The Department of Psychological and Brain Sciences emphasizes training and experience in the research methods essential to the development of new knowledge in the various sub-fields of psychology. Our core program for doctoral students emphasizes scientific methodology and provides rigorous research training. Each doctoral candidate is expected to become familiar with both a relatively narrowly defined area and a broad spectrum of knowledge related to the student’s topic of specialization.
In addition to general university requirements, the Department of Psychological and Brain Sciences has the following regulations:
A thorough understanding of statistics is useful in virtually all research settings. Two statistics courses are required during the first year of graduate training. The normal sequence is AS.200.657 Advanced Statistical Methods during the first semester and AS.200.658 Advanced Research Design and Analysis during the second semester. Students with exceptional statistical training should take two more advanced courses by arrangement with the Director of Graduate Studies. Students are encouraged to take more statistics, as appropriate.
Fundamentals and Core Topics in PBS
AS.200.613 Fundamentals of Biopsychology, AS.200.617 Fundamentals of Cognitive Psychology, AS.200.654 Psychological & Brain Sciences Core Topics A, and AS.200.655 Psychological & Brain Sciences Core Topics B offer an introduction to the fundamental principles and methods of the psychological & brain sciences. Students will read seminal and contemporary papers in topics that cover the breadth of the field. In addition, students become versed in the careful consideration of data and in formulating written and oral arguments.
First-Year Research Report
During the first year, the student, together with the faculty advisor, identifies a research project that will provide extended research experience. Normally, the student designs a study as part of a larger ongoing project. A project proposal must be submitted by April 15 of the first year; this proposal introduces the nature of the scientific problem, reviews the relevant literature, and describes the proposed study in detail, together with the anticipated data, means of analysis, and interpretations. A final written version of this report must be submitted by December 15 of the student's second year; ideally, this "first year project" report includes all the information that would be appropriate for submission to a scientific journal.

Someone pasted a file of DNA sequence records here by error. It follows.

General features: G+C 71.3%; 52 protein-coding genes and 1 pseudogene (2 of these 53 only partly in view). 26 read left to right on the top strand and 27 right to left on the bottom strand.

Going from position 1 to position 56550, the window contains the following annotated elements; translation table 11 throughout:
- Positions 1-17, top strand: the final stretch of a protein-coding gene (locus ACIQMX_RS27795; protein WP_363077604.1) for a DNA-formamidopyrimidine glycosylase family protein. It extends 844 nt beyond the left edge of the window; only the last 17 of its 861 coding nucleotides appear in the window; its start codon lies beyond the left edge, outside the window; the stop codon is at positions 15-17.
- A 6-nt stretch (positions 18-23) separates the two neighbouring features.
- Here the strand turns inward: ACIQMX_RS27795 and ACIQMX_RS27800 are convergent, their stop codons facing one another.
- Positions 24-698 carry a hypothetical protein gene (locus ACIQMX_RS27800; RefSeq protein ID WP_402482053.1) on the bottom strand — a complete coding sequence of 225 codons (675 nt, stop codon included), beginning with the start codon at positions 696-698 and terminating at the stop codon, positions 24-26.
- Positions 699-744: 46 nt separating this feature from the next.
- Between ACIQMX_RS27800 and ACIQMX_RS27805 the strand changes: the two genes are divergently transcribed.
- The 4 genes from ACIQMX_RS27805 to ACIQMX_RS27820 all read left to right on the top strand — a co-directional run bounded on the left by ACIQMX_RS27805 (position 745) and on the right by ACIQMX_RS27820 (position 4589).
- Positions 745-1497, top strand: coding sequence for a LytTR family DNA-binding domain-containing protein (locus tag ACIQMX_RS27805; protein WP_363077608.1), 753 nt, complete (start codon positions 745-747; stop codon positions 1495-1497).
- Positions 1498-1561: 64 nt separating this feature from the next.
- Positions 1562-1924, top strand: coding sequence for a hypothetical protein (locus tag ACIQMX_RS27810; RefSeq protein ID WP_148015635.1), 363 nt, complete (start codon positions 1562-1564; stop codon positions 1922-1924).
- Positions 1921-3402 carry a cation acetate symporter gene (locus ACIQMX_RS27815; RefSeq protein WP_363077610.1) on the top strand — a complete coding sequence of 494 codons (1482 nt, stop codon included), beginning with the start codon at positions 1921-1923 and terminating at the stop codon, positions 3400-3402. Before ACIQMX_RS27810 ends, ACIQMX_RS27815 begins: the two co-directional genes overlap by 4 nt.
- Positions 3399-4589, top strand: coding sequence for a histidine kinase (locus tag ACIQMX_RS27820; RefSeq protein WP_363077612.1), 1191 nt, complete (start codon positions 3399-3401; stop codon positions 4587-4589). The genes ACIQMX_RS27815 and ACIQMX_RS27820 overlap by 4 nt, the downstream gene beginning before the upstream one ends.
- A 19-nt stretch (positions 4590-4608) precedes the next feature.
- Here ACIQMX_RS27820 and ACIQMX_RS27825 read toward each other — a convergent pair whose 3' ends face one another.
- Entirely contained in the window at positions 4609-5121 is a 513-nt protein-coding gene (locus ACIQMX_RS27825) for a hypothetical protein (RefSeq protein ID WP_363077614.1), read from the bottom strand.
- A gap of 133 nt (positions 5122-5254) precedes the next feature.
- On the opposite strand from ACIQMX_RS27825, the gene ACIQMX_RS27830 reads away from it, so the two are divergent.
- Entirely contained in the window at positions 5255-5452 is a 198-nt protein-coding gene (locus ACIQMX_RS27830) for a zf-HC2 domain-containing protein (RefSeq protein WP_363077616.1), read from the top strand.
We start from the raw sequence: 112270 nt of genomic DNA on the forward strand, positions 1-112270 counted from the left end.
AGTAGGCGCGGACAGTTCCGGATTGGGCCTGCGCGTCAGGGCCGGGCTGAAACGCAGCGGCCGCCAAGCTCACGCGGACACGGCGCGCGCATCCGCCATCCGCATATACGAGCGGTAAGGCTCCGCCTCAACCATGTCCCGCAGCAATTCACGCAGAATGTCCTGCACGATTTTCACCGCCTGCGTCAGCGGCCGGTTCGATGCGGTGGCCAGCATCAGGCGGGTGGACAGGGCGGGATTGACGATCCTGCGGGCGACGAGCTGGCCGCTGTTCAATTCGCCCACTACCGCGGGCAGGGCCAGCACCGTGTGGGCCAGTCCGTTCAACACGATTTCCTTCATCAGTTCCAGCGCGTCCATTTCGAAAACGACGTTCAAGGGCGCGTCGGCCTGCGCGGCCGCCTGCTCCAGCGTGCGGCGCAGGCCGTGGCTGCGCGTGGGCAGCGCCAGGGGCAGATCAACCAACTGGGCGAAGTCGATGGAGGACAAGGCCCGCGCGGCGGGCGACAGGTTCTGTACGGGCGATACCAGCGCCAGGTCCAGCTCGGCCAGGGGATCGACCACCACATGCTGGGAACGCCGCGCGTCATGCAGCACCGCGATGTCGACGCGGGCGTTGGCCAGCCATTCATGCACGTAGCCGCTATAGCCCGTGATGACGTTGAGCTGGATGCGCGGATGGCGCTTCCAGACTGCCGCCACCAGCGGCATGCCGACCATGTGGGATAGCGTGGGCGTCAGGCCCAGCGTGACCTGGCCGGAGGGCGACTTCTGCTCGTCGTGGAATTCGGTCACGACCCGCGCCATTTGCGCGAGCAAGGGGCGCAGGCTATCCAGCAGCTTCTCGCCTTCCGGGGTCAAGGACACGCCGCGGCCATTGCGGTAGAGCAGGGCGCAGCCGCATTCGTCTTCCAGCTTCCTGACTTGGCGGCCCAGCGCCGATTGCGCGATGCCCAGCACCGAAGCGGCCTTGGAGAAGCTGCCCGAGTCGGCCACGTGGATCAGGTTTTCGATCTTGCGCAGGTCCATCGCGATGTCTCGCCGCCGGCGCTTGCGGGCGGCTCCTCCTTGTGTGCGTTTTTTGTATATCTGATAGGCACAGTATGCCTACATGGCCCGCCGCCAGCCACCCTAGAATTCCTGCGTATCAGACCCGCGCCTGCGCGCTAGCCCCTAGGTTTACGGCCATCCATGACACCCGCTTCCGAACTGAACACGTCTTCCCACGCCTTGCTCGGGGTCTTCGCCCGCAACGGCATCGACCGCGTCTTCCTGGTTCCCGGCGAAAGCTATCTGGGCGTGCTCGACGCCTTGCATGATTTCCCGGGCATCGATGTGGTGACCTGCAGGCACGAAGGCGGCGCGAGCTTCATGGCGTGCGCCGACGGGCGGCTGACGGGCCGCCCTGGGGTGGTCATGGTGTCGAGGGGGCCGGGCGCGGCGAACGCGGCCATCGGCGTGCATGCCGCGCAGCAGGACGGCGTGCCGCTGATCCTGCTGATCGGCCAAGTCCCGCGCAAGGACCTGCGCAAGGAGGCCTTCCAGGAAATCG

The Advanced Examination is designed to assess expertise in the student’s area of concentration. This examination, which includes both a written and oral part, is graded by a committee of at least two faculty members. The written and oral portions of the advanced examination offer the student an opportunity to demonstrate both in-depth, focused knowledge in their specialty area of study, and also a breadth of knowledge outside of their area of expertise. The student must pass the advanced examination by the beginning of the third year of study.